Rogers was most animated when discussing the American handling of the "zero-zero" proposal that President Reagan put forward in 1981. It called on the Soviet Union to withdraw its triple-headed SS20 nuclear missiles targeted on Western Europe in return for the United States abandoning plans to deploy 572 single-warhead Pershing II ballistic missiles and ground-launched Tomahawk cruise missiles in five West European countries.
When Gorbachev surprised Washington this spring by agreeing to that proposal, the Soviets had 441 SS20s deployed, while the United States had 316 Pershing II and Tomahawk missiles on station in Europe.
In his meeting with Shultz, Gorbachev also offered to eliminate about 130 shorter range SS22 and SS23 systems in return for NATO not deploying new missiles with a range of more than 300 miles. Shultz told NATO foreign ministers on April 16 that the United States favored this "double zero" proposal but would like their views before making a final decision.
"When the future of Western Europe is at stake, I don't know why it is so necessary to make decisions in the aftermath of meetings in Moscow, to rush into this, other than the fact that certain administrations are going out of existence by certain time frames," Rogers said today. "Is it more important to have these things accomplished on certain peoples' watch, or is it more important in the long term to ensure what we are doing is right to the future of Western Europe?
"I happen to believe that the latter is more important," Rogers continued, "but then I am only a dumb infantryman trying to make a living as a commander in Europe and with only 10 days to go."
All of the risk of accepting the "double zero" proposal "falls on the back of the West Europeans," Rogers said. "There has been great pressure by the United States on the West Europeans . . . . The United States may not be even aware of the kind of pressure that is felt by Western Europe" when the appeal for a common NATO position is prefaced by a statement that Washington agrees with Moscow.
Rogers noted that he had opposed the "zero option" proposal in 1981, arguing then that the deployment of the Pershing II and Tomahawk missiles was needed not just to counter the Soviet deployment of the SS20 but also to "fill a gap in our spectrum of deterrence, irrespective of the SS20. The SS20 coming along in the same time frame just made it more urgent that we reach that decision."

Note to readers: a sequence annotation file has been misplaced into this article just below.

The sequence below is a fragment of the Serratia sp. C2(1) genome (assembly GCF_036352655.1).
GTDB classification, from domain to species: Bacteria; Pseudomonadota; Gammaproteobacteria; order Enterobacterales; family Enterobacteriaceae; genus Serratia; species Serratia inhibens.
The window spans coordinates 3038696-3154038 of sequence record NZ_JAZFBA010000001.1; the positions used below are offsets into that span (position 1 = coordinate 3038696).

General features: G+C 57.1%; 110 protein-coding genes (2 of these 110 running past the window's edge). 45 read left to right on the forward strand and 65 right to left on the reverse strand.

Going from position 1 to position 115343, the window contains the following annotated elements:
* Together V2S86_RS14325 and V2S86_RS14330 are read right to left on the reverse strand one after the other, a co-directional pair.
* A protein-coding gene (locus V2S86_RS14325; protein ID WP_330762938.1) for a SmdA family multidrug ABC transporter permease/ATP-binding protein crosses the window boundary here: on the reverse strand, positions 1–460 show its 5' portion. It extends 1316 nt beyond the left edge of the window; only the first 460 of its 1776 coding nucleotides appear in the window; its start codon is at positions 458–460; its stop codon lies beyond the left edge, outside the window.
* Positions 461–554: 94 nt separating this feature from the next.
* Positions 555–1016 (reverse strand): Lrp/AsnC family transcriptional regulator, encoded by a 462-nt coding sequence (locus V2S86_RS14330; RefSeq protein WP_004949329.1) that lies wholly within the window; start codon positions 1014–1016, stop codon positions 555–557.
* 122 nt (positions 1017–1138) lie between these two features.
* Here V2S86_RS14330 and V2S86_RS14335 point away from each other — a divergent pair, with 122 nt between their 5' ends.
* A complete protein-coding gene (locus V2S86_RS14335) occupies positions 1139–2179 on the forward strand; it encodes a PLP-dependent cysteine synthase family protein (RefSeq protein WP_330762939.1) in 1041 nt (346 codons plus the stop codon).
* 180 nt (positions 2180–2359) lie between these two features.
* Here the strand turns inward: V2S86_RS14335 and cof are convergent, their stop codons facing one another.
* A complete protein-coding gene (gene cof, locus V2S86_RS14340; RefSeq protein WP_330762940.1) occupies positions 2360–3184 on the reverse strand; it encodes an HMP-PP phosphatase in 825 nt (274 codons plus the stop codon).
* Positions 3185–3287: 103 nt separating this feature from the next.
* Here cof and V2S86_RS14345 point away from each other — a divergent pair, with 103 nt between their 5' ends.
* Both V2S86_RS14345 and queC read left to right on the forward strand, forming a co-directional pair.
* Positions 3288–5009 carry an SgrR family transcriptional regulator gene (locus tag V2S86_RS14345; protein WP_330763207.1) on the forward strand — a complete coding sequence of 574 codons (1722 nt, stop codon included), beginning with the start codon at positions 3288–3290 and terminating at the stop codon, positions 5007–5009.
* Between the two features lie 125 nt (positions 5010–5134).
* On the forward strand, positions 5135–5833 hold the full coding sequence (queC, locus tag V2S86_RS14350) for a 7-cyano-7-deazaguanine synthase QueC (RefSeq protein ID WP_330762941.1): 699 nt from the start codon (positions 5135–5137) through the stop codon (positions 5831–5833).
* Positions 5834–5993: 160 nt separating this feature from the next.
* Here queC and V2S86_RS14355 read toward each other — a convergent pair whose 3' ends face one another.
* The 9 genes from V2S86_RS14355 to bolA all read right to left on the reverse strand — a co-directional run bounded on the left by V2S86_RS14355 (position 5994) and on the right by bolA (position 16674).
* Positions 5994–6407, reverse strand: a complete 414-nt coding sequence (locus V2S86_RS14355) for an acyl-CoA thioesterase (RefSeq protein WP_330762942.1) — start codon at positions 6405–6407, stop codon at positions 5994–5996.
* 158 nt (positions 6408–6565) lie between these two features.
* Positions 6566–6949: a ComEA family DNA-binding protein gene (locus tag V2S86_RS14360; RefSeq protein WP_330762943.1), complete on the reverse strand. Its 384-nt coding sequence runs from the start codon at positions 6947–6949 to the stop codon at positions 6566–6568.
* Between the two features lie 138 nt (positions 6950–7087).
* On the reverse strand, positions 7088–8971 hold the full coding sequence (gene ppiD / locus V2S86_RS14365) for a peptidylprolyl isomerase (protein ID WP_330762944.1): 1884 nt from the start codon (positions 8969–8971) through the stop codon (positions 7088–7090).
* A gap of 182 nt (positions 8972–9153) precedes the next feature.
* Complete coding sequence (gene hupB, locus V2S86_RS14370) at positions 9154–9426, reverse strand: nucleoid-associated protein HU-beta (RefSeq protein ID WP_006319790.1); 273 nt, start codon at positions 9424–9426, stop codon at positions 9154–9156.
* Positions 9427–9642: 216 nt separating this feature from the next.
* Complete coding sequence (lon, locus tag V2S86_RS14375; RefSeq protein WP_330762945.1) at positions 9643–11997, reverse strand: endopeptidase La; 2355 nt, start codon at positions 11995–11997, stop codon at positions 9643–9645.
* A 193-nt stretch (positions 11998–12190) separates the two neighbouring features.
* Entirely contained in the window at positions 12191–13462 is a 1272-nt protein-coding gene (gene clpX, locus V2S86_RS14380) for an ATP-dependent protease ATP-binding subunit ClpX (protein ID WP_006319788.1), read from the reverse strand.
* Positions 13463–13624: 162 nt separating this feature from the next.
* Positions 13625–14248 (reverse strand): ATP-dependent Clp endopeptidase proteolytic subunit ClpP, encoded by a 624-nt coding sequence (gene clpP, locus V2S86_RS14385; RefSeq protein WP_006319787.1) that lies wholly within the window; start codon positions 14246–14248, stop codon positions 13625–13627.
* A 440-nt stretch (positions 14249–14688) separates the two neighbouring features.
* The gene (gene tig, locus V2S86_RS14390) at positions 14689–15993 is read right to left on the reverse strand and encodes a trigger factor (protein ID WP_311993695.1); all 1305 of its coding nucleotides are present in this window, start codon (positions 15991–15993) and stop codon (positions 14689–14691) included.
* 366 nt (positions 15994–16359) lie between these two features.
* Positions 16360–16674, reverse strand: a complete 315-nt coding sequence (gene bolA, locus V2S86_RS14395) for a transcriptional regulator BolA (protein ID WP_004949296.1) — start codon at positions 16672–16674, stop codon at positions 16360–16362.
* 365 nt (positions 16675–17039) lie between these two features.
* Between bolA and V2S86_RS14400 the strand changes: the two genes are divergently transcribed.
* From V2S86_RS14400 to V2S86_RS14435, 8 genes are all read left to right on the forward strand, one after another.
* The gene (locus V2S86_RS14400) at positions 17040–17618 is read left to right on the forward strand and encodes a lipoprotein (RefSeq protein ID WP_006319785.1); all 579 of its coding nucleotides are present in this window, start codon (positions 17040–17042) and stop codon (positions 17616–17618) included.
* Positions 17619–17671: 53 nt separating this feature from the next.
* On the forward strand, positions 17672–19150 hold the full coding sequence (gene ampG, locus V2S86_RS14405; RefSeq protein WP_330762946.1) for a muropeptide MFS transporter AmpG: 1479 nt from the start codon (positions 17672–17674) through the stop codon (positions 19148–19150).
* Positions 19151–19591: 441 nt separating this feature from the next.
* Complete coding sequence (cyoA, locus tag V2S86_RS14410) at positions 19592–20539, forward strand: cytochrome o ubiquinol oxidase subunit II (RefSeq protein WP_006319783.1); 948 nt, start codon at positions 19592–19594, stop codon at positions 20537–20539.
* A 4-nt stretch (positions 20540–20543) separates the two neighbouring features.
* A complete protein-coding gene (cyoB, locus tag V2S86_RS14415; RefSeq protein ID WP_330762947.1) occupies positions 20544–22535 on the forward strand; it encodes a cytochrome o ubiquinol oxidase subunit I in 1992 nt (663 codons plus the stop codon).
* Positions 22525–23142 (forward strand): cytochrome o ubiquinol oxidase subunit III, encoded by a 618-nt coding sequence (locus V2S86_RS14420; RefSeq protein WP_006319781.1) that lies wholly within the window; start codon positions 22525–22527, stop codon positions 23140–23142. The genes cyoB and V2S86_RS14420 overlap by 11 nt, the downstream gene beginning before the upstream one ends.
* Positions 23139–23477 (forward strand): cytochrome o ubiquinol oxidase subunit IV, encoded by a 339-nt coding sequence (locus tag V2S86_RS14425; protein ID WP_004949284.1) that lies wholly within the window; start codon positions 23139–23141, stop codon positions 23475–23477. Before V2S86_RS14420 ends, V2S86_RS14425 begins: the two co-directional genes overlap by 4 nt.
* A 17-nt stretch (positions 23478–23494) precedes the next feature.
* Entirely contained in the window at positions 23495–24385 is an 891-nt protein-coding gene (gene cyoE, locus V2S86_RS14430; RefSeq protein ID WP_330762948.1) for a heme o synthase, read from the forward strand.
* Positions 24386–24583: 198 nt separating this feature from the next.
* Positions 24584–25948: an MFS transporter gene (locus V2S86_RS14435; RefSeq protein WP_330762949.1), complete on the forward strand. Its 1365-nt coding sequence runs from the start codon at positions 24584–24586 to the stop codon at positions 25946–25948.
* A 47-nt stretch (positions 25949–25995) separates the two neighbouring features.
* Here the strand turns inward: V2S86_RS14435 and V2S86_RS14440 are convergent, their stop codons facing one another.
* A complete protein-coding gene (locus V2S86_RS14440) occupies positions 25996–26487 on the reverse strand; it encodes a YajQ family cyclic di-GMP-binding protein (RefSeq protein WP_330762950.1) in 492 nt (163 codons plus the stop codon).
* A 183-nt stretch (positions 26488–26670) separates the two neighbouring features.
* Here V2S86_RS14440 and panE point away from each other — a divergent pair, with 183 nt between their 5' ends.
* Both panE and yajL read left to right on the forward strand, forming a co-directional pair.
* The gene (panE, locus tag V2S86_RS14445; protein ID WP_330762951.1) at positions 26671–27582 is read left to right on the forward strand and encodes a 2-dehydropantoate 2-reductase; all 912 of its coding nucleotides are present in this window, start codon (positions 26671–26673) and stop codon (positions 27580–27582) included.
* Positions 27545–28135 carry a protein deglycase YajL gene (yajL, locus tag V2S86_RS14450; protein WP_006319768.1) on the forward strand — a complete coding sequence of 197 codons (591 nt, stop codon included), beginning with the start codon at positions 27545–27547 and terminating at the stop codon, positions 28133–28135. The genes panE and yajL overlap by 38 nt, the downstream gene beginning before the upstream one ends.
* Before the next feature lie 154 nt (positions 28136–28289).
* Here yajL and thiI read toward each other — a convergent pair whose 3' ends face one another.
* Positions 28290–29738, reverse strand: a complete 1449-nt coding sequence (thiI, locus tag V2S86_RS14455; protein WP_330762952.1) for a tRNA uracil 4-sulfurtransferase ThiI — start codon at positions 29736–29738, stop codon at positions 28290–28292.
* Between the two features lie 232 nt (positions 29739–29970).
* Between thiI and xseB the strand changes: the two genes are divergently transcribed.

The NATO commander suggested that the alliance's lack of candor then had created the painful political dilemma that can only be resolved now by going ahead with a militarily damaging withdrawal of the Pershing II, which he noted could hit any target within its range in 13 minutes and had the highest chance of any U.S. missile of penetrating Soviet defenses.
"The decision on deployment was sold on the basis of the negotiating track," to counter the SS20. "Now political authorities have to retain their credibility. How could they go back to their nations and say, 'Yeah, you know we were wrong, we misled you all these years.' "
The general was particularly scathing about "the preemptive conceders in high positions in the United States government" who do not push maximum U.S. positions in negotiations with the Soviet Union because of their view that "the Russians won't accept this." He cited as an example of an idea opposed by "the preemptive conceders" his proposal to refuse to eliminate the last increment of medium-range missiles until agreements had been reached on conventional and chemical forces as well.
Rogers said that in talks with West German officials during a farewell visit yesterday, he found concern "that the U.S. will roll over and fold" to Soviet demands that the medium-range ban include 72 Pershing IA missiles stationed in West Germany. The 430-mile-range missile launchers belong to West Germany; the warheads are under U.S. control.
Rogers, who said he is confident Washington will not back down on its pledges to keep the Pershing IAs out of the agreement, insisted that "the alliance has to say enough is enough and recognize the fact that nuclear weapons are necessary into the foreseeable future."
He said he expects Gorbachev to continue a "clever and manipulative" effort to denuclearize Europe by offering next to trade an estimated 1,700 Soviet tactical nuclear-capable aircraft for the elimination of about 400 such NATO planes.
"It will then be extremely difficult for governments in Western Europe to say no to that kind of offer" in that atmosphere, Rogers said.